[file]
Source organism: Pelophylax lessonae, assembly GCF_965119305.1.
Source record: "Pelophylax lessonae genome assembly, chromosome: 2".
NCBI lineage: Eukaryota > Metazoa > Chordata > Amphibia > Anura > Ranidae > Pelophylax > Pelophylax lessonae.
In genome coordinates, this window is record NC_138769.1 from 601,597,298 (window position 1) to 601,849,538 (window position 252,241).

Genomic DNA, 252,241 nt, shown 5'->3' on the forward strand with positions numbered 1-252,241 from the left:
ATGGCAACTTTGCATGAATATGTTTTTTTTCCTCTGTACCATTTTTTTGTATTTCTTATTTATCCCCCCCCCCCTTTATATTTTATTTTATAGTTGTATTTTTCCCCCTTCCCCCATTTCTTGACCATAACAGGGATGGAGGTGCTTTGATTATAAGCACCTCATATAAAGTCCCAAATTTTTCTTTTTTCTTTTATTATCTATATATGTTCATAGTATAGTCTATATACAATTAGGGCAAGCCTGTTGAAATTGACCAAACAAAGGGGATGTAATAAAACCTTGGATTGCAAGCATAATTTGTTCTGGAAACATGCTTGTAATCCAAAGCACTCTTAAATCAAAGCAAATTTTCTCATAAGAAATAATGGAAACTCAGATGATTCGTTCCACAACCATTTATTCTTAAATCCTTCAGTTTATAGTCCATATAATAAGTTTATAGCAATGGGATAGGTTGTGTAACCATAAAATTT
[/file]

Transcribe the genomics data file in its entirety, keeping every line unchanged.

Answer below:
Source organism: Pelophylax lessonae, assembly GCF_965119305.1.
Source record: "Pelophylax lessonae genome assembly, chromosome: 2".
NCBI lineage: Eukaryota > Metazoa > Chordata > Amphibia > Anura > Ranidae > Pelophylax > Pelophylax lessonae.
In genome coordinates, this window is record NC_138769.1 from 601,597,298 (window position 1) to 601,849,538 (window position 252,241).

Genomic DNA, 252,241 nt, shown 5'->3' on the forward strand with positions numbered 1-252,241 from the left:
ATGGCAACTTTGCATGAATATGTTTTTTTTCCTCTGTACCATTTTTTTGTATTTCTTATTTATCCCCCCCCCCCTTTATATTTTATTTTATAGTTGTATTTTTCCCCCTTCCCCCATTTCTTGACCATAACAGGGATGGAGGTGCTTTGATTATAAGCACCTCATATAAAGTCCCAAATTTTTCTTTTTTCTTTTATTATCTATATATGTTCATAGTATAGTCTATATACAATTAGGGCAAGCCTGTTGAAATTGACCAAACAAAGGGGATGTAATAAAACCTTGGATTGCAAGCATAATTTGTTCTGGAAACATGCTTGTAATCCAAAGCACTCTTAAATCAAAGCAAATTTTCTCATAAGAAATAATGGAAACTCAGATGATTCGTTCCACAACCATTTATTCTTAAATCCTTCAGTTTATAGTCCATATAATAAGTTTATAGCAATGGGATAGGTTGTGTAACCATAAAATTT